Recently, I commented on Facebook about the wide variety of dating services there are online and how they are being marketed. I was joking, but I speculated that there might be a marketing strategy to draw in singles who are habitual oatmeal breakfast eaters. And nothing wrong with that. If you’re going to end up spending the rest of your life with someone, maybe you need to know what you might at times, fix them for breakfast.
However, our society, in its’ quest not to be lonely, pretty much advertises through these services that many folks just don’t know how to connect.
Healthy relationships are more about two melting into one, similarities and differences than to bark out at someone ‘this is who I am, like me or not!’ And it seems that the latest dating service ads cater to this type of brokenness. I have seen ads by seemingly bitter men, which say “Honest women only.” Or,”No skinny women wanted!” Or, “No young girls wanted–mature women NEEDED.” Or worst of all, “Rich Men looking for YOU.”
Okay, great. I’m honest, and certainly have some extra pounds and I passed ‘young’ a while back. However, the last one is just insulting. While its great to know my would-be partner is working and has some ambition, ‘gold-digger’ has never been any part of my personal description. There is so much more to a lasting relationship than the surface stuff. Why does it get so heavily emphasized?
Today I saw an on-line ad which I hope was a parody, but I fear that it wasn’t. It had a rough looking guy (and I am sure Road Warrior types need love too) who apparently had been following a woman around and decided he liked her. This was part of the marketing strategy.
As a social worker who works with women (and men) who have been stalked and harassed by people who claim to ‘love’ them, that’s not even close to appealing. It’s actually frightening to think that some vulnerable woman (or man) might find such an ad appealing.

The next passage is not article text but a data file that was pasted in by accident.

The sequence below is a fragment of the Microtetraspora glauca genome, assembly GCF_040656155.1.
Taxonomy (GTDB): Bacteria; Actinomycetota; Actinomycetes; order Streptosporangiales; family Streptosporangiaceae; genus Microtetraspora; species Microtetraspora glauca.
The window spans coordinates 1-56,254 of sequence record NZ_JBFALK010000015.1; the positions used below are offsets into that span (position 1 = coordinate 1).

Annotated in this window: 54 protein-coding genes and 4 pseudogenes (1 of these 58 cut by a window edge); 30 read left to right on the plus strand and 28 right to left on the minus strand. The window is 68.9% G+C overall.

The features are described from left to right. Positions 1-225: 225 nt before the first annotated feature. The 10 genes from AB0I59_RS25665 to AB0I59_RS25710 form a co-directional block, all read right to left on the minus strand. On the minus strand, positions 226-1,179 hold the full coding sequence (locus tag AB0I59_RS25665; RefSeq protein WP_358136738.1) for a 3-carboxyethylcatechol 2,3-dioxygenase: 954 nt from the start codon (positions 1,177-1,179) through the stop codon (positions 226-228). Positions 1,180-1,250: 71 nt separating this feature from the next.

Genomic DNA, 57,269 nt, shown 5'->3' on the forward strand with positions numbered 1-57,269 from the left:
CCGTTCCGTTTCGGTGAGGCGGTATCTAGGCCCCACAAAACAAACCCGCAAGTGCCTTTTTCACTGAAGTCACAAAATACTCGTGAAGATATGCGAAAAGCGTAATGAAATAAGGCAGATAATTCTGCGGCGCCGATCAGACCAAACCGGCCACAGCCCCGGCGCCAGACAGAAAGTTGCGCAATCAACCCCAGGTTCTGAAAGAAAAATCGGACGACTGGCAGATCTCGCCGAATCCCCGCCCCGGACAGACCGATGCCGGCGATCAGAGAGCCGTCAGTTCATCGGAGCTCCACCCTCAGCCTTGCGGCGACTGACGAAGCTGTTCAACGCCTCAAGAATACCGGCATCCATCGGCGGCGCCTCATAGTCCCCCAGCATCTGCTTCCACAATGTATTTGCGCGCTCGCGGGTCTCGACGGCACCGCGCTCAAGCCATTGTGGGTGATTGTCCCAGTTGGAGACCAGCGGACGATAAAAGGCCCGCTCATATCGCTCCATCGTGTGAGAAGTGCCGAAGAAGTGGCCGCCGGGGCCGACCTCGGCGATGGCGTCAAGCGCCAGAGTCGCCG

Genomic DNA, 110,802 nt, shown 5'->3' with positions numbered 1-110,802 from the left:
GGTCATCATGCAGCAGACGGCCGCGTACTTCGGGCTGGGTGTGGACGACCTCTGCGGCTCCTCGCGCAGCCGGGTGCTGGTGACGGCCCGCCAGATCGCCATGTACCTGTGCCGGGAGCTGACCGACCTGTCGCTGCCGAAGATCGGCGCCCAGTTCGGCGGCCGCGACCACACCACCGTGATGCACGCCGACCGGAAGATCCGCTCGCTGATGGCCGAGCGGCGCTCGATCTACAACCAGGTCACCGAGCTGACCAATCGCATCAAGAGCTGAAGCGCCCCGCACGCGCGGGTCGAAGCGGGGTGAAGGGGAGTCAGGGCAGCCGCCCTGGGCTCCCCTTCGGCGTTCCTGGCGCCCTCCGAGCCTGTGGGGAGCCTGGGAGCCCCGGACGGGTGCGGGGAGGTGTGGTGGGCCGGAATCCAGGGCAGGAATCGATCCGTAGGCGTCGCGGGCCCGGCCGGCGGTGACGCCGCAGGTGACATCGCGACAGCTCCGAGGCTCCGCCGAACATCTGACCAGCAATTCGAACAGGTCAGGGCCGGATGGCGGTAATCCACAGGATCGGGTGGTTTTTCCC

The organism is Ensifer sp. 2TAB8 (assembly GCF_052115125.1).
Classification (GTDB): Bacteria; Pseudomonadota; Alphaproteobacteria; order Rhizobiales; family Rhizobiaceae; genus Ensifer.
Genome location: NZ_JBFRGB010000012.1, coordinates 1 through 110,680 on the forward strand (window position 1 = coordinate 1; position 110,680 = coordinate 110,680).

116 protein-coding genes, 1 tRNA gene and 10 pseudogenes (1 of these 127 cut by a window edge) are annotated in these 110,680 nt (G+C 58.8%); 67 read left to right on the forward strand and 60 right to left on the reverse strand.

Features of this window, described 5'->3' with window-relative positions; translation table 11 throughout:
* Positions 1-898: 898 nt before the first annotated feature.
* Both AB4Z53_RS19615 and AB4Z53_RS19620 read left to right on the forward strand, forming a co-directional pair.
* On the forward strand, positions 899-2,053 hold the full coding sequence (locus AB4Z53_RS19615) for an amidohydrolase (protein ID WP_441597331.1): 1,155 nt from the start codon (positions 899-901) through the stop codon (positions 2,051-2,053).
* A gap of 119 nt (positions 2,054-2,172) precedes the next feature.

I am single at 48 for a lot of reasons–by choice, out of fear, because some relationship choices just didn’t work out, and because really, up until about two years ago, I was addicted to the ‘bad boys’ and didn’t give the nice guys five minutes.
Finally, I woke up to the basic truth that you can’t make a pearl from a sow’s ear. If you want respect, it pretty much has to be there from the beginning. If you want loving, gallant behavior, it should be evident in how the person you are attracted to treats everyone. And it really helps to be friends first. You learn more that way than in the protection offered by cyber-space or any other dating service.
Not so long ago, I saw an ad from Christian Mingle that had the couple saying that without the service, they would have never met and had their child. That blew me out of my chair. Really? Then why not just be honest and leave the “Christian” out of it and just call it “Mingle.” I personally believe in a bigger God than that.
When God wants a couple together, wants them to grow into love with each other (much preferable to ‘falling’ in love which intimates that it’s accidential) HE orchestrates it. And yes, it can be every bit as joyful, mysterious, nerve-wracking as the best romantic ad that CM can dream up…the key being…God doesn’t need human or cyber help.
And frankly, neither do I.